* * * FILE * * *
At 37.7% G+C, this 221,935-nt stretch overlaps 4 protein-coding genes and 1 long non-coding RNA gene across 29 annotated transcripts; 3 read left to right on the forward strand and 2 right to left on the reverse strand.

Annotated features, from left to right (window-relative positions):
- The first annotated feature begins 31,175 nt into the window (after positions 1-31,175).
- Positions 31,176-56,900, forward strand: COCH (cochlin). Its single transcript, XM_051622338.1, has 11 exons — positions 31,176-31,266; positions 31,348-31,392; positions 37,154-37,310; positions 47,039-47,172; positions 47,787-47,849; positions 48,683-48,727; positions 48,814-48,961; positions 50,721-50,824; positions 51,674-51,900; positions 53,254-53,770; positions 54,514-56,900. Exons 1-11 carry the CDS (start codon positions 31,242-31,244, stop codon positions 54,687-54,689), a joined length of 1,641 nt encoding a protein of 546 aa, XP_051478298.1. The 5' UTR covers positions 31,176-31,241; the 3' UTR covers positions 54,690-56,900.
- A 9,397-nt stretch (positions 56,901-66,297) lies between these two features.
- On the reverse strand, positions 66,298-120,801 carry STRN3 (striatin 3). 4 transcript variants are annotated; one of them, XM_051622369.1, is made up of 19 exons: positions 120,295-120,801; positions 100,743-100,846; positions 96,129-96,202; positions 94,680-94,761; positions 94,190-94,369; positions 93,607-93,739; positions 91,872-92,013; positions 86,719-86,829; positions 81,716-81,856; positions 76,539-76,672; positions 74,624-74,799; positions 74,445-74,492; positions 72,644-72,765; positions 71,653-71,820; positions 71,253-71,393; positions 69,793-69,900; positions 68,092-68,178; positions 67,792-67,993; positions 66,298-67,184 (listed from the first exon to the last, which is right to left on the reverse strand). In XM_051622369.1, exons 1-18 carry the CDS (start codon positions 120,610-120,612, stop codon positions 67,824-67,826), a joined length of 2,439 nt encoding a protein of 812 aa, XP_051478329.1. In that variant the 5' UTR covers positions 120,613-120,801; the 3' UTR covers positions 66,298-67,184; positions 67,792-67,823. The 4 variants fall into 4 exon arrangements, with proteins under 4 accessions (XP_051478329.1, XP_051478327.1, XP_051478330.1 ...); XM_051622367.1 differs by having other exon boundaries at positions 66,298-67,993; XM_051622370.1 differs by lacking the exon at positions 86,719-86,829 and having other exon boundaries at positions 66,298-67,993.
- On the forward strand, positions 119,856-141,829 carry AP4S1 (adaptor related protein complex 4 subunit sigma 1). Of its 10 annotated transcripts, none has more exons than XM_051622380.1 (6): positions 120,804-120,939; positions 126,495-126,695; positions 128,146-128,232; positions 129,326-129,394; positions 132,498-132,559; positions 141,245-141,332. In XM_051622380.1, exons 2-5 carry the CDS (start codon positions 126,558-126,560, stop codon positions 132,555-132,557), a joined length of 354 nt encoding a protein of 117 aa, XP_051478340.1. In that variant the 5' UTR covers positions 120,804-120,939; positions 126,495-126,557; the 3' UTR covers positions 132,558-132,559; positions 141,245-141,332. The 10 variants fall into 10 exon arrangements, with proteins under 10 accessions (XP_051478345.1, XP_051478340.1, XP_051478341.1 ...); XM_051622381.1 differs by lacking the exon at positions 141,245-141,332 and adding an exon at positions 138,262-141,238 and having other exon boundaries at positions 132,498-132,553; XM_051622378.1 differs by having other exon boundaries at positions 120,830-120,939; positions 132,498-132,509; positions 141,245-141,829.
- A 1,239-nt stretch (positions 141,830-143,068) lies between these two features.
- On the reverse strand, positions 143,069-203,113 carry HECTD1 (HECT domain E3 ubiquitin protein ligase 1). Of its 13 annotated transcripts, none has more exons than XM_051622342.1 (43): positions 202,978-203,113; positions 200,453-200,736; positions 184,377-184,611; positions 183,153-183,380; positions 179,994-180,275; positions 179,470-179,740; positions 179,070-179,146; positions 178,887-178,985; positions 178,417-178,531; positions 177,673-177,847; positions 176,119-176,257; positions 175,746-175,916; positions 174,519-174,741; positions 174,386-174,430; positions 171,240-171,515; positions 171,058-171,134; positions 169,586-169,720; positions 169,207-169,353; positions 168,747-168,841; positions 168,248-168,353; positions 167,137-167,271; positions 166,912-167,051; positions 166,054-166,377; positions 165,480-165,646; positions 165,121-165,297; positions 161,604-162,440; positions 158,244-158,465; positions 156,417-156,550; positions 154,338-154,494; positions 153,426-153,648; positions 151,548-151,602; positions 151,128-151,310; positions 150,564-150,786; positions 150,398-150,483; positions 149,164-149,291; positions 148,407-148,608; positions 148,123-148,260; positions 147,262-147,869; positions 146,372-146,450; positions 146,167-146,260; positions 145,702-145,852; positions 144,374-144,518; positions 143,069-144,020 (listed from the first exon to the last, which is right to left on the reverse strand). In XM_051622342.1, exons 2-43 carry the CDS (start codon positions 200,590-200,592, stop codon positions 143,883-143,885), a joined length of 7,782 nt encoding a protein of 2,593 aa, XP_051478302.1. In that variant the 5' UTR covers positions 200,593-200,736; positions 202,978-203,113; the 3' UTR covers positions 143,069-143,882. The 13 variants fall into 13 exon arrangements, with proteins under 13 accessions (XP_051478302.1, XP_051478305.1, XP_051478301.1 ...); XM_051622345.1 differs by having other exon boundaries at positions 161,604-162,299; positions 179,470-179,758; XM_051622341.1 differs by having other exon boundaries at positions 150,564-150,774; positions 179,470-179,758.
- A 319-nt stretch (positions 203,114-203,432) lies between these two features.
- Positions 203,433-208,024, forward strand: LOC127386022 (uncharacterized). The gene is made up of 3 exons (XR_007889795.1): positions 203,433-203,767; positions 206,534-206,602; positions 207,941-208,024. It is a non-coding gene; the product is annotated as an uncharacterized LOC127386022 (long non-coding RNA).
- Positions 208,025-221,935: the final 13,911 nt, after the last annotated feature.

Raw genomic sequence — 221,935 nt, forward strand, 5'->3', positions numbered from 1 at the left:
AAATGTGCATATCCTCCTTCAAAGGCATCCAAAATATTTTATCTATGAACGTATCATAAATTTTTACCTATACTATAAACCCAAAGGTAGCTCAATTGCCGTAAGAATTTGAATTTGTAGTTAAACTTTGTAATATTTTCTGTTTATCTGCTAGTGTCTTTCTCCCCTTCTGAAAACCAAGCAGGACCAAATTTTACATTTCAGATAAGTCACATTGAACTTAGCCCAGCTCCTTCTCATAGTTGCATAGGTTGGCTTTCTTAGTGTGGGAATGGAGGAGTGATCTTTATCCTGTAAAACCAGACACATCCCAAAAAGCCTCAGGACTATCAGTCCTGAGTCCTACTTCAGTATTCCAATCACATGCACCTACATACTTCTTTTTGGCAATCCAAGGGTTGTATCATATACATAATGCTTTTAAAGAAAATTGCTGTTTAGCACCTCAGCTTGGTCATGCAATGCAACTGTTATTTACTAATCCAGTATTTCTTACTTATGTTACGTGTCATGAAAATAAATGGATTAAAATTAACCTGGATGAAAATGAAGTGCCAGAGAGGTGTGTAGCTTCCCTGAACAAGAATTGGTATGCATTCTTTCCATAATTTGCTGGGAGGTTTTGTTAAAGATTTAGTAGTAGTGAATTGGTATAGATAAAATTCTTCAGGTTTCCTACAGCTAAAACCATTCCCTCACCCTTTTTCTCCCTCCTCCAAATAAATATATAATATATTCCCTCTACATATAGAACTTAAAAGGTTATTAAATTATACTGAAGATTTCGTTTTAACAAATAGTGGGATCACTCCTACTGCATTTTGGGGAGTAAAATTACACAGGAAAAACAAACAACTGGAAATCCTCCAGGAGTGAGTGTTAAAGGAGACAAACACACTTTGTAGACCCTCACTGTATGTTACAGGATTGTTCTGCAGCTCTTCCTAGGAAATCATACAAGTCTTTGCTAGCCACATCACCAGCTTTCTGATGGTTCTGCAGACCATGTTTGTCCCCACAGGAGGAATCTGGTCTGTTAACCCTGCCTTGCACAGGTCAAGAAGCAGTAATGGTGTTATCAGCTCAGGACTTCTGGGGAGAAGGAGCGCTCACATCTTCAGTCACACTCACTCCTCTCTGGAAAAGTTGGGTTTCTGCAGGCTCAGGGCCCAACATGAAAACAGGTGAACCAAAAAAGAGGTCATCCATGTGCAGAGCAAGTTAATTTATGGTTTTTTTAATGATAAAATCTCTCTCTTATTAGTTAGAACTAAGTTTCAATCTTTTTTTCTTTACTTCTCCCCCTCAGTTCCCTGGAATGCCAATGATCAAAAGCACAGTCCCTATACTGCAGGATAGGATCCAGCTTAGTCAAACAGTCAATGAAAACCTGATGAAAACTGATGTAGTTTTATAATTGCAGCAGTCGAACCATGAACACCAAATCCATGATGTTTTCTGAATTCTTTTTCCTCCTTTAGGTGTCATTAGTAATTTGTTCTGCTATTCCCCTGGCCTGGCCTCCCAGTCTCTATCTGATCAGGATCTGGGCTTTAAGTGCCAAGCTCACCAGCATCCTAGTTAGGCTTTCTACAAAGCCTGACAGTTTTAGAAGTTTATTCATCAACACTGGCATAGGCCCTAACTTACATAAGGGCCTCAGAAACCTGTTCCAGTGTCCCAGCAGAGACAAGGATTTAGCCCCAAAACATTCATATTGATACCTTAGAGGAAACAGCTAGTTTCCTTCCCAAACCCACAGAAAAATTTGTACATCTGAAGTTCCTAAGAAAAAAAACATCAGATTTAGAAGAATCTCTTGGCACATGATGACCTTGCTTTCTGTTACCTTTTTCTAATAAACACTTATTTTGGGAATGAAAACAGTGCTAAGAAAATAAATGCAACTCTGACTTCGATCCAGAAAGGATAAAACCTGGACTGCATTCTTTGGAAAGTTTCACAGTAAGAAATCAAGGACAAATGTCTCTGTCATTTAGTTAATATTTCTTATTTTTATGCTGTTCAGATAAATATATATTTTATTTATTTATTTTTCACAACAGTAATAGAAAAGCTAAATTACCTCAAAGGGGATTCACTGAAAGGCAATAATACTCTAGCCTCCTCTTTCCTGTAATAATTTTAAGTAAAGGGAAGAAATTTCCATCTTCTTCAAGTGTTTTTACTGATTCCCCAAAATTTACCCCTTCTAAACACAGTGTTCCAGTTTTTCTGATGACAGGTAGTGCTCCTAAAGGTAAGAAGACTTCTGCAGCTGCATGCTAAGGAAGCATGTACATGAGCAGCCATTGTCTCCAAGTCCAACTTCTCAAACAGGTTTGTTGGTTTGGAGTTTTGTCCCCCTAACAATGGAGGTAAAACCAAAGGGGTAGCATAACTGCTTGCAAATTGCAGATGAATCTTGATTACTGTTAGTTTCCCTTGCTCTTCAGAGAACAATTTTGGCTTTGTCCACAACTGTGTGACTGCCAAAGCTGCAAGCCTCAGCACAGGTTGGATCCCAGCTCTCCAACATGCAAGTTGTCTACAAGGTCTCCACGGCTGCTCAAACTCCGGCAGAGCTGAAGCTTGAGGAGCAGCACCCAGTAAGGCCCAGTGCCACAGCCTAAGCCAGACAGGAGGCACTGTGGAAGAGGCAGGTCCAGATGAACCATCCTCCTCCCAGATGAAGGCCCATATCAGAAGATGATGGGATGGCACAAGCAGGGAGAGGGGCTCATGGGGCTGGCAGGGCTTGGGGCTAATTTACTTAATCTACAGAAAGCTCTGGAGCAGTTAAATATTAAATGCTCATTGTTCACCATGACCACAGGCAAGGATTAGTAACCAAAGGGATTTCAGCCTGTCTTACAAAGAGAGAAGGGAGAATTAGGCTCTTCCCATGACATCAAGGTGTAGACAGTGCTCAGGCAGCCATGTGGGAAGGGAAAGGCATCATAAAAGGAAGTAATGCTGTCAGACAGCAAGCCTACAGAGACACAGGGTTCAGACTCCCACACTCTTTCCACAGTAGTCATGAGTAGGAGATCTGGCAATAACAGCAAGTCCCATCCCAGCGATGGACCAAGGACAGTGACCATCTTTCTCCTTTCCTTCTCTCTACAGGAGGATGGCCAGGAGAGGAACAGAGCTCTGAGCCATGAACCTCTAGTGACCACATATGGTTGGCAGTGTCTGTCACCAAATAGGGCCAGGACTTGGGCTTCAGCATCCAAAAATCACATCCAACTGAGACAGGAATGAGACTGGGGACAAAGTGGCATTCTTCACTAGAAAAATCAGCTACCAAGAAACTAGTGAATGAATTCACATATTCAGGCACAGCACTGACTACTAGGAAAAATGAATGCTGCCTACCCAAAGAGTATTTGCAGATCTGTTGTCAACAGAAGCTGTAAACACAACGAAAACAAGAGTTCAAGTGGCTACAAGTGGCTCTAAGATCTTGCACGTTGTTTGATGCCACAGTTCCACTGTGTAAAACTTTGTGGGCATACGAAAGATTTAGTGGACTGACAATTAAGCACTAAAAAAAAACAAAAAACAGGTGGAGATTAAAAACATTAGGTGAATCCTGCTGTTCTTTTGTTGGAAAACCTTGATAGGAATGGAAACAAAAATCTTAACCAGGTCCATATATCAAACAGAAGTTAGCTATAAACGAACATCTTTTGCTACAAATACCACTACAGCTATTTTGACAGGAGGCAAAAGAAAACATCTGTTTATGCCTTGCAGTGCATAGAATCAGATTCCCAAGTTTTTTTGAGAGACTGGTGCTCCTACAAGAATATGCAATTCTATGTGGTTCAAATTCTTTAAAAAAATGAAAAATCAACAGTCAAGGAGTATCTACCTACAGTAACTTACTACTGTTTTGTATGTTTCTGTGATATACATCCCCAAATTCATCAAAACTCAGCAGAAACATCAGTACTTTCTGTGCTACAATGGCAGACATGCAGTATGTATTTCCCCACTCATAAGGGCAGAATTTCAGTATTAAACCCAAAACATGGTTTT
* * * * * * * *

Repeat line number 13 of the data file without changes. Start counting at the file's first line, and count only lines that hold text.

Raw genomic sequence — 221,935 nt, forward strand, 5'->3', positions numbered from 1 at the left: